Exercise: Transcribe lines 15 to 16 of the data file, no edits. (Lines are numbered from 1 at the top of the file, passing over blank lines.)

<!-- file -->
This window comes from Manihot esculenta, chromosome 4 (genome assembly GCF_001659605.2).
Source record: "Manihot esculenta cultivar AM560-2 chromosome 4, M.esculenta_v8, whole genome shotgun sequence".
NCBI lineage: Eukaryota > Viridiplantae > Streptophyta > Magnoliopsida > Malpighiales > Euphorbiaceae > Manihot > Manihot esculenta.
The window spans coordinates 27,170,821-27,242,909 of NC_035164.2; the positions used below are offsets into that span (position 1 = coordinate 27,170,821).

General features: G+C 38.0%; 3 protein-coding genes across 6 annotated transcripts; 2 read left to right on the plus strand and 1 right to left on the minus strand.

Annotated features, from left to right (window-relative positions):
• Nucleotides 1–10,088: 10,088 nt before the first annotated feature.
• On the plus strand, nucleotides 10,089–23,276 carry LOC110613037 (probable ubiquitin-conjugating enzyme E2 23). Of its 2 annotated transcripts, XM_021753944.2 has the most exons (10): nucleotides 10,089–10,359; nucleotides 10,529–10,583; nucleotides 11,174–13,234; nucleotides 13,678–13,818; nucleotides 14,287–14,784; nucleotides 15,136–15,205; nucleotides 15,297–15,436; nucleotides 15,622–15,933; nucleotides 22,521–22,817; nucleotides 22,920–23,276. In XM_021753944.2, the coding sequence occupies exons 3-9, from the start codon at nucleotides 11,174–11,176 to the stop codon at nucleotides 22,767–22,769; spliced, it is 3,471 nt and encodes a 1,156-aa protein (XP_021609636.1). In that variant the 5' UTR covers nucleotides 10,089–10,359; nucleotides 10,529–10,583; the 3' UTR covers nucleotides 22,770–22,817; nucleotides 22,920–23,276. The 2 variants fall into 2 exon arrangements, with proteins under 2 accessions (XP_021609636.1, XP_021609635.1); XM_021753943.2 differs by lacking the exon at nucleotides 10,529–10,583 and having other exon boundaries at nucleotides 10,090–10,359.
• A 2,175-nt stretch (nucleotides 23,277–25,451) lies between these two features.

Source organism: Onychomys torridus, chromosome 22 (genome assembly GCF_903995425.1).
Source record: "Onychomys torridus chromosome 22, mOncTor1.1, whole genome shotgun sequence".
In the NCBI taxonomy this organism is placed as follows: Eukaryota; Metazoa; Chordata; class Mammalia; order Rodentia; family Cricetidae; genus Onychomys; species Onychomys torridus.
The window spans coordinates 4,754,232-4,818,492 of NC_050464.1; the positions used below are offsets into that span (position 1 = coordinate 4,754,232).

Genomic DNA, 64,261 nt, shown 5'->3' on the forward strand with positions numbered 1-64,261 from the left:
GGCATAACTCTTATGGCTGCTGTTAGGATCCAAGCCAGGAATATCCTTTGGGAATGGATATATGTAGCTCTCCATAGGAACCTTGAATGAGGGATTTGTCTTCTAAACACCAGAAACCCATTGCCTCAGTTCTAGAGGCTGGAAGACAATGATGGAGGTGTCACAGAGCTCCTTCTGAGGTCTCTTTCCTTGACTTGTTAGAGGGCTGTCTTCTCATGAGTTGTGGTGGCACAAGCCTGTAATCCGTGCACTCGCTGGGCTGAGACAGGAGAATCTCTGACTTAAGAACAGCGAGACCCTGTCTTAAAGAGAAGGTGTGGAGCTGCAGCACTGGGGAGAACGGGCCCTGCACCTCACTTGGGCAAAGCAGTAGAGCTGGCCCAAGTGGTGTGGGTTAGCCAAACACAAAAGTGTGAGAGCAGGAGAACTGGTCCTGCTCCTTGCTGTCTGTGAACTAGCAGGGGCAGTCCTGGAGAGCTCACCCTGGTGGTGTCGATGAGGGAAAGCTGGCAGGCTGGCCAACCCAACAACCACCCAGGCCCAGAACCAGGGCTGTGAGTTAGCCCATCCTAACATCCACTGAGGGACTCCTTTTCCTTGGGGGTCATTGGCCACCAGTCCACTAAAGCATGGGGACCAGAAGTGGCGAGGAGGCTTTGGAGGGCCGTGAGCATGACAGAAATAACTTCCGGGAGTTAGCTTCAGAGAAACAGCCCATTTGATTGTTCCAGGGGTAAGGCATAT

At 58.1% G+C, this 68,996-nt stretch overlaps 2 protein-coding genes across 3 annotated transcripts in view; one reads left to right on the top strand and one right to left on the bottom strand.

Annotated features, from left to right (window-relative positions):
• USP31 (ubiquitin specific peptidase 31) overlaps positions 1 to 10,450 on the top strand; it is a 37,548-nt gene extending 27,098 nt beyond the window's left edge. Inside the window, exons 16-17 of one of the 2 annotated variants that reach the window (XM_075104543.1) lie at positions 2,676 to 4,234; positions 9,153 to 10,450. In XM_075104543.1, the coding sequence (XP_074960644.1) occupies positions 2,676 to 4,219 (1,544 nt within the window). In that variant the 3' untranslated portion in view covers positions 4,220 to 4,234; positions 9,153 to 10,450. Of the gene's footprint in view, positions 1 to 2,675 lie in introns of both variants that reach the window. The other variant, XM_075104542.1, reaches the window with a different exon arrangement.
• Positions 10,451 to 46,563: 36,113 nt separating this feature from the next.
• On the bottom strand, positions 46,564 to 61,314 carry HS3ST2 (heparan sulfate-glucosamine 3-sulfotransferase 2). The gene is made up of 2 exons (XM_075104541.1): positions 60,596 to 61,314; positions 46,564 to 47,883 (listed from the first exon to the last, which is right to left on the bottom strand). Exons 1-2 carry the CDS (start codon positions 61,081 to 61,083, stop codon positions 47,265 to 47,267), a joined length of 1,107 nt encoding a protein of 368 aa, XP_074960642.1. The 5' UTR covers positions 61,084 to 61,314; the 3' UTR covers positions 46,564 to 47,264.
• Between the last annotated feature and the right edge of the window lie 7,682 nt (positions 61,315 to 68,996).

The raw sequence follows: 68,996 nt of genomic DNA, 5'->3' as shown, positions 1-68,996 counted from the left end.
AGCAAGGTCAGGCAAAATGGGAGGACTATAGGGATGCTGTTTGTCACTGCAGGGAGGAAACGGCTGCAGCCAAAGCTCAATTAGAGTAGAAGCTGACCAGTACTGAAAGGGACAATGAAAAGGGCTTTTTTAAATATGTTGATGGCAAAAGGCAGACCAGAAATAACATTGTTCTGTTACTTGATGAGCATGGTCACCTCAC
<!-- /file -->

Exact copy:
GGCATAACTCTTATGGCTGCTGTTAGGATCCAAGCCAGGAATATCCTTTGGGAATGGATATATGTAGCTCTCCATAGGAACCTTGAATGAGGGATTTGTCTTCTAAACACCAGAAACCCATTGCCTCAGTTCTAGAGGCTGGAAGACAATGATGGAGGTGTCACAGAGCTCCTTCTGAGGTCTCTTTCCTTGACTTGTTAGAGGGCTGTCTTCTCATGAGTTGTGGTGGCACAAGCCTGTAATCCGTGCACTCGCTGGGCTGAGACAGGAGAATCTCTGACTTAAGAACAGCGAGACCCTGTCTTAAAGAGAAGGTGTGGAGCTGCAGCACTGGGGAGAACGGGCCCTGCACCTCACTTGGGCAAAGCAGTAGAGCTGGCCCAAGTGGTGTGGGTTAGCCAAACACAAAAGTGTGAGAGCAGGAGAACTGGTCCTGCTCCTTGCTGTCTGTGAACTAGCAGGGGCAGTCCTGGAGAGCTCACCCTGGTGGTGTCGATGAGGGAAAGCTGGCAGGCTGGCCAACCCAACAACCACCCAGGCCCAGAACCAGGGCTGTGAGTTAGCCCATCCTAACATCCACTGAGGGACTCCTTTTCCTTGGGGGTCATTGGCCACCAGTCCACTAAAGCATGGGGACCAGAAGTGGCGAGGAGGCTTTGGAGGGCCGTGAGCATGACAGAAATAACTTCCGGGAGTTAGCTTCAGAGAAACAGCCCATTTGATTGTTCCAGGGGTAAGGCATAT

At 58.1% G+C, this 68,996-nt stretch overlaps 2 protein-coding genes across 3 annotated transcripts in view; one reads left to right on the top strand and one right to left on the bottom strand.